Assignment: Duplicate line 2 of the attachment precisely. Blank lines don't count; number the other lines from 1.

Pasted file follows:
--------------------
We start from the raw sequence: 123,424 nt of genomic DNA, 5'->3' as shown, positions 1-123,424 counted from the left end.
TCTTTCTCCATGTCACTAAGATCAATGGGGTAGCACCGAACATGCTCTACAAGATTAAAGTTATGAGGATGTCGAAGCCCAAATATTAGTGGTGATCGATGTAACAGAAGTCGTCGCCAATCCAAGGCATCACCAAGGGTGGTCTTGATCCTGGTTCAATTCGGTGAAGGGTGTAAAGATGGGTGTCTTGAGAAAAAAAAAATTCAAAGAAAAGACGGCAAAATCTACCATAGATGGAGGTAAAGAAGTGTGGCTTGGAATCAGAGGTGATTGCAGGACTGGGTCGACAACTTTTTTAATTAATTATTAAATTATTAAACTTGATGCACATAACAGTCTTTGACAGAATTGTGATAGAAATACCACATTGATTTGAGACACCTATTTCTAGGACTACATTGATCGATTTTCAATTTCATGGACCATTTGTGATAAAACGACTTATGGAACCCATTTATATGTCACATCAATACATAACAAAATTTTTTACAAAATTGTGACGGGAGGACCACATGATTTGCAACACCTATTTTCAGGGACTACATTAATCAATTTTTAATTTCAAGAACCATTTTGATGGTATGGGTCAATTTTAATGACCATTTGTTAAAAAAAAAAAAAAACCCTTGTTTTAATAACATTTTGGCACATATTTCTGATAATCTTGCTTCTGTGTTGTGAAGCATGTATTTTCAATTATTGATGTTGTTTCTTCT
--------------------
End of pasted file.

TCTTTCTCCATGTCACTAAGATCAATGGGGTAGCACCGAACATGCTCTACAAGATTAAAGTTATGAGGATGTCGAAGCCCAAATATTAGTGGTGATCGATGTAACAGAAGTCGTCGCCAATCCAAGGCATCACCAAGGGTGGTCTTGATCCTGGTTCAATTCGGTGAAGGGTGTAAAGATGGGTGTCTTGAGAAAAAAAAAATTCAAAGAAAAGACGGCAAAATCTACCATAGATGGAGGTAAAGAAGTGTGGCTTGGAATCAGAGGTGATTGCAGGACTGGGTCGACAACTTTTTTAATTAATTATTAAATTATTAAACTTGATGCACATAACAGTCTTTGACAGAATTGTGATAGAAATACCACATTGATTTGAGACACCTATTTCTAGGACTACATTGATCGATTTTCAATTTCATGGACCATTTGTGATAAAACGACTTATGGAACCCATTTATATGTCACATCAATACATAACAAAATTTTTTACAAAATTGTGACGGGAGGACCACATGATTTGCAACACCTATTTTCAGGGACTACATTAATCAATTTTTAATTTCAAGAACCATTTTGATGGTATGGGTCAATTTTAATGACCATTTGTTAAAAAAAAAAAAAAACCCTTGTTTTAATAACATTTTGGCACATATTTCTGATAATCTTGCTTCTGTGTTGTGAAGCATGTATTTTCAATTATTGATGTTGTTTCTTCT